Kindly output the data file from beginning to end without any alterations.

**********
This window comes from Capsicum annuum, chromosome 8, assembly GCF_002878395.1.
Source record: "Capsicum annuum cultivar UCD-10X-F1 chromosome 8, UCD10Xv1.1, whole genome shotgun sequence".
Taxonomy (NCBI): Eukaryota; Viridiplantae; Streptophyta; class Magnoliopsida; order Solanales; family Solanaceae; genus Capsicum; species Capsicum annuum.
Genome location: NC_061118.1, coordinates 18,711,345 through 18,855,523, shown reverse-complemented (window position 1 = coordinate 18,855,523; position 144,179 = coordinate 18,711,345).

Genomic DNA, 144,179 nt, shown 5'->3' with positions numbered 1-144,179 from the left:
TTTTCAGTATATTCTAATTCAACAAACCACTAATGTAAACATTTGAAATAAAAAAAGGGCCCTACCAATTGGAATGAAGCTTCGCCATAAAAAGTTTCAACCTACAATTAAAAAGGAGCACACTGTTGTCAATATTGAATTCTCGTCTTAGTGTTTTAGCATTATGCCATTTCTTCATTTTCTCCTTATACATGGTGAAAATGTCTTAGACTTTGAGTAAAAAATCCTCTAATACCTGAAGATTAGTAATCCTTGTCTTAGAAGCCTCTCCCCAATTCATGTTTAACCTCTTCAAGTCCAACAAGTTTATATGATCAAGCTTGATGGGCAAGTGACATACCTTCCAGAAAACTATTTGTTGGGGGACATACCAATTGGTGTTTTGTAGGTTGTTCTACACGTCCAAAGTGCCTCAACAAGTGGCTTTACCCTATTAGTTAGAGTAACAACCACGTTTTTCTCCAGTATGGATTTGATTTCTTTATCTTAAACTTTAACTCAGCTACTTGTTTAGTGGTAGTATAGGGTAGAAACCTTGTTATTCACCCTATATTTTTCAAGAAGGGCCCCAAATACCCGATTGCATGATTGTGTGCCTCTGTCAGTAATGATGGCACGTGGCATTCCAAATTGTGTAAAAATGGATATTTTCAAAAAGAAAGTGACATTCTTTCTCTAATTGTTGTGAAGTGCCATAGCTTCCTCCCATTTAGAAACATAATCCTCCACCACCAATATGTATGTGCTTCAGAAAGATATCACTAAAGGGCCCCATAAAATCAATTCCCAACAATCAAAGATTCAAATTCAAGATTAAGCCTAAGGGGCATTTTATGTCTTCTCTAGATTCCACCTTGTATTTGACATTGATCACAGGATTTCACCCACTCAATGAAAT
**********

This window comes from Capsicum annuum, chromosome 8, assembly GCF_002878395.1.
Source record: "Capsicum annuum cultivar UCD-10X-F1 chromosome 8, UCD10Xv1.1, whole genome shotgun sequence".
Taxonomy (NCBI): Eukaryota; Viridiplantae; Streptophyta; class Magnoliopsida; order Solanales; family Solanaceae; genus Capsicum; species Capsicum annuum.
Genome location: NC_061118.1, coordinates 18,711,345 through 18,855,523, shown reverse-complemented (window position 1 = coordinate 18,855,523; position 144,179 = coordinate 18,711,345).

Genomic DNA, 144,179 nt, shown 5'->3' with positions numbered 1-144,179 from the left:
TTTTCAGTATATTCTAATTCAACAAACCACTAATGTAAACATTTGAAATAAAAAAAGGGCCCTACCAATTGGAATGAAGCTTCGCCATAAAAAGTTTCAACCTACAATTAAAAAGGAGCACACTGTTGTCAATATTGAATTCTCGTCTTAGTGTTTTAGCATTATGCCATTTCTTCATTTTCTCCTTATACATGGTGAAAATGTCTTAGACTTTGAGTAAAAAATCCTCTAATACCTGAAGATTAGTAATCCTTGTCTTAGAAGCCTCTCCCCAATTCATGTTTAACCTCTTCAAGTCCAACAAGTTTATATGATCAAGCTTGATGGGCAAGTGACATACCTTCCAGAAAACTATTTGTTGGGGGACATACCAATTGGTGTTTTGTAGGTTGTTCTACACGTCCAAAGTGCCTCAACAAGTGGCTTTACCCTATTAGTTAGAGTAACAACCACGTTTTTCTCCAGTATGGATTTGATTTCTTTATCTTAAACTTTAACTCAGCTACTTGTTTAGTGGTAGTATAGGGTAGAAACCTTGTTATTCACCCTATATTTTTCAAGAAGGGCCCCAAATACCCGATTGCATGATTGTGTGCCTCTGTCAGTAATGATGGCACGTGGCATTCCAAATTGTGTAAAAATGGATATTTTCAAAAAGAAAGTGACATTCTTTCTCTAATTGTTGTGAAGTGCCATAGCTTCCTCCCATTTAGAAACATAATCCTCCACCACCAATATGTATGTGCTTCAGAAAGATATCACTAAAGGGCCCCATAAAATCAATTCCCAACAATCAAAGATTCAAATTCAAGATTAAGCCTAAGGGGCATTTTATGTCTTCTCTAGATTCCACCTTGTATTTGACATTGATCACAGGATTTCACCCACTCAATGAAAT